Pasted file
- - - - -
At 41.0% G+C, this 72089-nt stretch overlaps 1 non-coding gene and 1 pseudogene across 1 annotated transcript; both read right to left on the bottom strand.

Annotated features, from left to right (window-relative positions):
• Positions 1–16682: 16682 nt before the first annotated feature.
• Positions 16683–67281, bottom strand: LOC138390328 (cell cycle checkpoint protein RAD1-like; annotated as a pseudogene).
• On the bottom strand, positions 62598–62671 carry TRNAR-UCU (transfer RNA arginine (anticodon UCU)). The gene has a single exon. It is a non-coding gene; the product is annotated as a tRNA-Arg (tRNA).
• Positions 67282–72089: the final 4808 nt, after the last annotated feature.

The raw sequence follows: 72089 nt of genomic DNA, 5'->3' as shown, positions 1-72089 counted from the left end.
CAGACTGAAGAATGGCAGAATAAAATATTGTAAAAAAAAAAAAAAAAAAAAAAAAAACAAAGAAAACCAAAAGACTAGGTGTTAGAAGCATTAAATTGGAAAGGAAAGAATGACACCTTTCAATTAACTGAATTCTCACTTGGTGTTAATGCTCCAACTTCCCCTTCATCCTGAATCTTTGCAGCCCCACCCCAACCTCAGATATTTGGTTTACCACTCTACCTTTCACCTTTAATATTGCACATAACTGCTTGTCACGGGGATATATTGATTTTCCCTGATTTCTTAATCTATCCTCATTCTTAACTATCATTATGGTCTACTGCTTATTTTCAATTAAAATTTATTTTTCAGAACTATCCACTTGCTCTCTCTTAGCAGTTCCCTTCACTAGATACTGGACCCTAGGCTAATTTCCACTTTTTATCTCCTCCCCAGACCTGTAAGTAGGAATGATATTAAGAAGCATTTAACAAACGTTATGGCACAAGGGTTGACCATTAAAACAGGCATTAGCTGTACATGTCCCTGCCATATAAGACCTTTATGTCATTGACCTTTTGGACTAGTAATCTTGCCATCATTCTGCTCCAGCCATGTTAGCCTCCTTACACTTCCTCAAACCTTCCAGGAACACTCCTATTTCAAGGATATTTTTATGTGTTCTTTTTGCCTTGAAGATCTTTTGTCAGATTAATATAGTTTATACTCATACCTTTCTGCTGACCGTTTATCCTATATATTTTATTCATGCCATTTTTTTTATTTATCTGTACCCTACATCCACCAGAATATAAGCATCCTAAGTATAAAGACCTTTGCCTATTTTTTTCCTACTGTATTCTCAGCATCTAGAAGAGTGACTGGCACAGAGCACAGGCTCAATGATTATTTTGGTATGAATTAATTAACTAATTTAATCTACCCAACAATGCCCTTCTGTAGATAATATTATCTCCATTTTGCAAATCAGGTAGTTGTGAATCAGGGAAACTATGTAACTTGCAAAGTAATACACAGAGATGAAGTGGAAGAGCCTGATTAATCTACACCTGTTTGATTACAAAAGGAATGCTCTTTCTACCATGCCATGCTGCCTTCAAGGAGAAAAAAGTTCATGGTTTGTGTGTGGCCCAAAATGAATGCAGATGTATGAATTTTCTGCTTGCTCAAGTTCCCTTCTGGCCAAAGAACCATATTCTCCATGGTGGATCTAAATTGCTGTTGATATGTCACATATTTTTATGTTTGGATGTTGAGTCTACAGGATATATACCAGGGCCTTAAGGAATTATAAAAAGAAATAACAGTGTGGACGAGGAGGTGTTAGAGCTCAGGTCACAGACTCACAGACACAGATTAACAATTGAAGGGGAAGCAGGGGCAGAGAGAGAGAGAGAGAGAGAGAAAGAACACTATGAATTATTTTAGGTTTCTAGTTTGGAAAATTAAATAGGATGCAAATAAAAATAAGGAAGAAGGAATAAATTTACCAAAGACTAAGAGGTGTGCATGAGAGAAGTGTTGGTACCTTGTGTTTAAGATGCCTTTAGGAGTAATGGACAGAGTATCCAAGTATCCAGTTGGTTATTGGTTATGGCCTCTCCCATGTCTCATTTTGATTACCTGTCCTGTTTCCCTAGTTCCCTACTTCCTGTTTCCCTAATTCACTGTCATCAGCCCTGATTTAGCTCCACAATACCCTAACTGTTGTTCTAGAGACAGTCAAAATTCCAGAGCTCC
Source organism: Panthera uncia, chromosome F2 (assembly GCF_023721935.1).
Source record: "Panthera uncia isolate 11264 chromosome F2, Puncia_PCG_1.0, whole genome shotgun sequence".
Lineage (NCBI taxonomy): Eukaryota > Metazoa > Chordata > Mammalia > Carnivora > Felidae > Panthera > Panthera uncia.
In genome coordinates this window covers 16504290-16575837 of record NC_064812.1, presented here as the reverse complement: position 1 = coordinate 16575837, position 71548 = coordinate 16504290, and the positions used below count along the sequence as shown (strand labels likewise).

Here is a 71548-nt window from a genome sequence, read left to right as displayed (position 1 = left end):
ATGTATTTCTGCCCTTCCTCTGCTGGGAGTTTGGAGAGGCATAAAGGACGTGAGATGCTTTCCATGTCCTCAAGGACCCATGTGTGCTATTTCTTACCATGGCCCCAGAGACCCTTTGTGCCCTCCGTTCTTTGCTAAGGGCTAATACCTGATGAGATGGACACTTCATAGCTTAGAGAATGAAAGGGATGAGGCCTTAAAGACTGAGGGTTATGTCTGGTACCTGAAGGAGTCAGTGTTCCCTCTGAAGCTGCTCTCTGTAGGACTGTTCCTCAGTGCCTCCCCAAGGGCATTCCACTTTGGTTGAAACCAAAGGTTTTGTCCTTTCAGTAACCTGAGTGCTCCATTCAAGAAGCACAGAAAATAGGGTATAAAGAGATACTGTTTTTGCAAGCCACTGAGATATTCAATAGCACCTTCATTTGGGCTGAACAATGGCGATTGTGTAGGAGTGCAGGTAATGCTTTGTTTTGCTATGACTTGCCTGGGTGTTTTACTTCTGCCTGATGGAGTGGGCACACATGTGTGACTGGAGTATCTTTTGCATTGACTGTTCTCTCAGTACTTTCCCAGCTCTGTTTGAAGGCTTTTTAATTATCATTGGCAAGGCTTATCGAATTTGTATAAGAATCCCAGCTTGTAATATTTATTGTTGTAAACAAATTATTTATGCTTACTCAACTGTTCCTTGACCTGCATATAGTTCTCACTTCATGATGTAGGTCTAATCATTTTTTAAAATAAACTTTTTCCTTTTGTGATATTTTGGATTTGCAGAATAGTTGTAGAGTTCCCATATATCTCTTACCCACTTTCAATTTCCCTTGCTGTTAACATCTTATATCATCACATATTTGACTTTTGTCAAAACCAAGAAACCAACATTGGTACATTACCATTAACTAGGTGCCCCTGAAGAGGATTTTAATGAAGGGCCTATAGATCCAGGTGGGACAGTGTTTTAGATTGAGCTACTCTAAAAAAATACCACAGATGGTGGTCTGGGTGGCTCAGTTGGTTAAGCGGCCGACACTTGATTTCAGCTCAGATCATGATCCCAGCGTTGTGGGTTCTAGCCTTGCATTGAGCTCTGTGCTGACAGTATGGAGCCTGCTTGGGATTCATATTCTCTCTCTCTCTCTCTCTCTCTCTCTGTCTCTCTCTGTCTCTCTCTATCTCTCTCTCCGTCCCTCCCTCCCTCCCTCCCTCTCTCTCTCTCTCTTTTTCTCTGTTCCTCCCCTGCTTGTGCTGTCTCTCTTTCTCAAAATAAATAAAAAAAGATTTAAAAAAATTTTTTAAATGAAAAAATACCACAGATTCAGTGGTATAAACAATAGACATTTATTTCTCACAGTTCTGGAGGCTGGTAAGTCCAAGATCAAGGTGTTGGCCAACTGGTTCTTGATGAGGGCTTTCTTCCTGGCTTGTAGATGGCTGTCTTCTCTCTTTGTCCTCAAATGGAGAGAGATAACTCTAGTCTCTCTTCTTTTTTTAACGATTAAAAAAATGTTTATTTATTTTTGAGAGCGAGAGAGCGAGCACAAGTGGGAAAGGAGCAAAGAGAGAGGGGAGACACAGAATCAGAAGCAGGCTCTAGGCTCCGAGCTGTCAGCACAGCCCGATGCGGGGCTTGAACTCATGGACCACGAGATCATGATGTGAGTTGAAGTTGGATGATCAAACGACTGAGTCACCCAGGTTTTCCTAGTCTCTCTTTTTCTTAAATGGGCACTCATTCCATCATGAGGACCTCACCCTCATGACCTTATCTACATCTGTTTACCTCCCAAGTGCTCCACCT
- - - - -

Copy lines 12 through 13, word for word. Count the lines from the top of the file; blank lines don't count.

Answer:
In genome coordinates this window covers 16504290-16575837 of record NC_064812.1, presented here as the reverse complement: position 1 = coordinate 16575837, position 71548 = coordinate 16504290, and the positions used below count along the sequence as shown (strand labels likewise).

Here is a 71548-nt window from a genome sequence, read left to right as displayed (position 1 = left end):